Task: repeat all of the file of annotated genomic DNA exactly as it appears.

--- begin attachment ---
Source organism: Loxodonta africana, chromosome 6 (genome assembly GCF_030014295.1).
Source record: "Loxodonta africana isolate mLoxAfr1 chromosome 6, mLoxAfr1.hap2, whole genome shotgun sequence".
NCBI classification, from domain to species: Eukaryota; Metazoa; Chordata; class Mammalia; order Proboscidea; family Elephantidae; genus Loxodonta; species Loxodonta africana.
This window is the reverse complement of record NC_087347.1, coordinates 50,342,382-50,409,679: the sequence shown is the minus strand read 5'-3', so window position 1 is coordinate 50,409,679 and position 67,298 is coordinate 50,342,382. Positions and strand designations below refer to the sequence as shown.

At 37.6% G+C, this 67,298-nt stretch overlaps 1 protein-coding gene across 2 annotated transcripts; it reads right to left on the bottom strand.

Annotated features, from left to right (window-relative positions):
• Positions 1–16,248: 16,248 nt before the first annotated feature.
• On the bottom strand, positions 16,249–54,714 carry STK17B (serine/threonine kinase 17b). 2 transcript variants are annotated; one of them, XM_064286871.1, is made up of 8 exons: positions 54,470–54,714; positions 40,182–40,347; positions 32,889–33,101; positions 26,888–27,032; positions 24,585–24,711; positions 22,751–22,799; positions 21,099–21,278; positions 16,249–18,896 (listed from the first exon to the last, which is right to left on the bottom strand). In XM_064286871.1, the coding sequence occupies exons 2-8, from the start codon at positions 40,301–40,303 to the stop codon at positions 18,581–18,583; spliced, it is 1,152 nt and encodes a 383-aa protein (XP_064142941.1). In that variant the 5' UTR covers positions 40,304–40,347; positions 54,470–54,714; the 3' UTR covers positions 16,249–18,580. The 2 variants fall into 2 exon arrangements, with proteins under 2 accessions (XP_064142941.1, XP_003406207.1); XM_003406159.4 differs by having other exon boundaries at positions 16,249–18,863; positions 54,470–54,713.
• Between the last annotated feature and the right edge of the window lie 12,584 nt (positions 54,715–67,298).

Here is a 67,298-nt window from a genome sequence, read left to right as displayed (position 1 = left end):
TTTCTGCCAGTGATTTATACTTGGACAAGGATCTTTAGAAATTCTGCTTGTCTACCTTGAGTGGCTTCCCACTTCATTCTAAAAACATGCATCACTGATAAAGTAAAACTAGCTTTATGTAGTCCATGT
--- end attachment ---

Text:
Source organism: Loxodonta africana, chromosome 6 (genome assembly GCF_030014295.1).
Source record: "Loxodonta africana isolate mLoxAfr1 chromosome 6, mLoxAfr1.hap2, whole genome shotgun sequence".
NCBI classification, from domain to species: Eukaryota; Metazoa; Chordata; class Mammalia; order Proboscidea; family Elephantidae; genus Loxodonta; species Loxodonta africana.
This window is the reverse complement of record NC_087347.1, coordinates 50,342,382-50,409,679: the sequence shown is the minus strand read 5'-3', so window position 1 is coordinate 50,409,679 and position 67,298 is coordinate 50,342,382. Positions and strand designations below refer to the sequence as shown.

At 37.6% G+C, this 67,298-nt stretch overlaps 1 protein-coding gene across 2 annotated transcripts; it reads right to left on the bottom strand.

Annotated features, from left to right (window-relative positions):
• Positions 1–16,248: 16,248 nt before the first annotated feature.
• On the bottom strand, positions 16,249–54,714 carry STK17B (serine/threonine kinase 17b). 2 transcript variants are annotated; one of them, XM_064286871.1, is made up of 8 exons: positions 54,470–54,714; positions 40,182–40,347; positions 32,889–33,101; positions 26,888–27,032; positions 24,585–24,711; positions 22,751–22,799; positions 21,099–21,278; positions 16,249–18,896 (listed from the first exon to the last, which is right to left on the bottom strand). In XM_064286871.1, the coding sequence occupies exons 2-8, from the start codon at positions 40,301–40,303 to the stop codon at positions 18,581–18,583; spliced, it is 1,152 nt and encodes a 383-aa protein (XP_064142941.1). In that variant the 5' UTR covers positions 40,304–40,347; positions 54,470–54,714; the 3' UTR covers positions 16,249–18,580. The 2 variants fall into 2 exon arrangements, with proteins under 2 accessions (XP_064142941.1, XP_003406207.1); XM_003406159.4 differs by having other exon boundaries at positions 16,249–18,863; positions 54,470–54,713.
• Between the last annotated feature and the right edge of the window lie 12,584 nt (positions 54,715–67,298).

Here is a 67,298-nt window from a genome sequence, read left to right as displayed (position 1 = left end):
TTTCTGCCAGTGATTTATACTTGGACAAGGATCTTTAGAAATTCTGCTTGTCTACCTTGAGTGGCTTCCCACTTCATTCTAAAAACATGCATCACTGATAAAGTAAAACTAGCTTTATGTAGTCCATGT